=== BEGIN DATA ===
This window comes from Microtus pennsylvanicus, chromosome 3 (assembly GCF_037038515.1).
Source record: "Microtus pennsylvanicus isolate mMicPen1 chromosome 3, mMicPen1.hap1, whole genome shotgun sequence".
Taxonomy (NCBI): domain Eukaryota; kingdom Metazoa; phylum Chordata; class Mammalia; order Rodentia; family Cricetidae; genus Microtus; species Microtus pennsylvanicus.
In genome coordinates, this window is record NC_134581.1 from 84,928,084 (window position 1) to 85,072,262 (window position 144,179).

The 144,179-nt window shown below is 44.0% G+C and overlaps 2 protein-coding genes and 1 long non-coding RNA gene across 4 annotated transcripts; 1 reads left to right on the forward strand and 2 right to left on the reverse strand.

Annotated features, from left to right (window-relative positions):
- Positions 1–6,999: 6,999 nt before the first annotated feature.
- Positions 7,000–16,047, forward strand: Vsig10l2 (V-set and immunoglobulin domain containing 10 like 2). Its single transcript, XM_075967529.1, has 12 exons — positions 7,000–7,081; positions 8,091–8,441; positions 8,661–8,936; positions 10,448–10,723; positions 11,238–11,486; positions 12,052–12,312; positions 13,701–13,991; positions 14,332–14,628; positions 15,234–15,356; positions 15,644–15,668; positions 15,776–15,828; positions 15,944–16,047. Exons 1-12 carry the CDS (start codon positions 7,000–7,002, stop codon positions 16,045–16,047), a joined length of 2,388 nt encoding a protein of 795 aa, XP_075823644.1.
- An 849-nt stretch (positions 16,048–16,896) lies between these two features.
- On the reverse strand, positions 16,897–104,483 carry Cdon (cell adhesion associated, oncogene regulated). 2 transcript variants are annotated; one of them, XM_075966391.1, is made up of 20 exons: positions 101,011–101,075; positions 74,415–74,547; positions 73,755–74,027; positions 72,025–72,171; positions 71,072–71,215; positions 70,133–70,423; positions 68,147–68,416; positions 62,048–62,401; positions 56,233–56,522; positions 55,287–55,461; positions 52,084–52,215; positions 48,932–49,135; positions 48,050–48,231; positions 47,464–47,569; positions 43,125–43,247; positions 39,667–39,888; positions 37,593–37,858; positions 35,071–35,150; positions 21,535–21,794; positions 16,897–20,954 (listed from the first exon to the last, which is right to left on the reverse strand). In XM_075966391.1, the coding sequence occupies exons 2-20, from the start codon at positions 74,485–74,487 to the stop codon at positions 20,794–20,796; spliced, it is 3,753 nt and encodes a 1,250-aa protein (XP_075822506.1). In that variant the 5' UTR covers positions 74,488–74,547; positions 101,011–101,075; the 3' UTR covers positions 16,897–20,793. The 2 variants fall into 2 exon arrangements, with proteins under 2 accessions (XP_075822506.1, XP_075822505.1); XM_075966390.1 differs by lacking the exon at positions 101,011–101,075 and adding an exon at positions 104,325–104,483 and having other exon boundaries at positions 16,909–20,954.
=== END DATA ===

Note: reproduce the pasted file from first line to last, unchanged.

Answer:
This window comes from Microtus pennsylvanicus, chromosome 3 (assembly GCF_037038515.1).
Source record: "Microtus pennsylvanicus isolate mMicPen1 chromosome 3, mMicPen1.hap1, whole genome shotgun sequence".
Taxonomy (NCBI): domain Eukaryota; kingdom Metazoa; phylum Chordata; class Mammalia; order Rodentia; family Cricetidae; genus Microtus; species Microtus pennsylvanicus.
In genome coordinates, this window is record NC_134581.1 from 84,928,084 (window position 1) to 85,072,262 (window position 144,179).

The 144,179-nt window shown below is 44.0% G+C and overlaps 2 protein-coding genes and 1 long non-coding RNA gene across 4 annotated transcripts; 1 reads left to right on the forward strand and 2 right to left on the reverse strand.

Annotated features, from left to right (window-relative positions):
- Positions 1–6,999: 6,999 nt before the first annotated feature.
- Positions 7,000–16,047, forward strand: Vsig10l2 (V-set and immunoglobulin domain containing 10 like 2). Its single transcript, XM_075967529.1, has 12 exons — positions 7,000–7,081; positions 8,091–8,441; positions 8,661–8,936; positions 10,448–10,723; positions 11,238–11,486; positions 12,052–12,312; positions 13,701–13,991; positions 14,332–14,628; positions 15,234–15,356; positions 15,644–15,668; positions 15,776–15,828; positions 15,944–16,047. Exons 1-12 carry the CDS (start codon positions 7,000–7,002, stop codon positions 16,045–16,047), a joined length of 2,388 nt encoding a protein of 795 aa, XP_075823644.1.
- An 849-nt stretch (positions 16,048–16,896) lies between these two features.
- On the reverse strand, positions 16,897–104,483 carry Cdon (cell adhesion associated, oncogene regulated). 2 transcript variants are annotated; one of them, XM_075966391.1, is made up of 20 exons: positions 101,011–101,075; positions 74,415–74,547; positions 73,755–74,027; positions 72,025–72,171; positions 71,072–71,215; positions 70,133–70,423; positions 68,147–68,416; positions 62,048–62,401; positions 56,233–56,522; positions 55,287–55,461; positions 52,084–52,215; positions 48,932–49,135; positions 48,050–48,231; positions 47,464–47,569; positions 43,125–43,247; positions 39,667–39,888; positions 37,593–37,858; positions 35,071–35,150; positions 21,535–21,794; positions 16,897–20,954 (listed from the first exon to the last, which is right to left on the reverse strand). In XM_075966391.1, the coding sequence occupies exons 2-20, from the start codon at positions 74,485–74,487 to the stop codon at positions 20,794–20,796; spliced, it is 3,753 nt and encodes a 1,250-aa protein (XP_075822506.1). In that variant the 5' UTR covers positions 74,488–74,547; positions 101,011–101,075; the 3' UTR covers positions 16,897–20,793. The 2 variants fall into 2 exon arrangements, with proteins under 2 accessions (XP_075822506.1, XP_075822505.1); XM_075966390.1 differs by lacking the exon at positions 101,011–101,075 and adding an exon at positions 104,325–104,483 and having other exon boundaries at positions 16,909–20,954.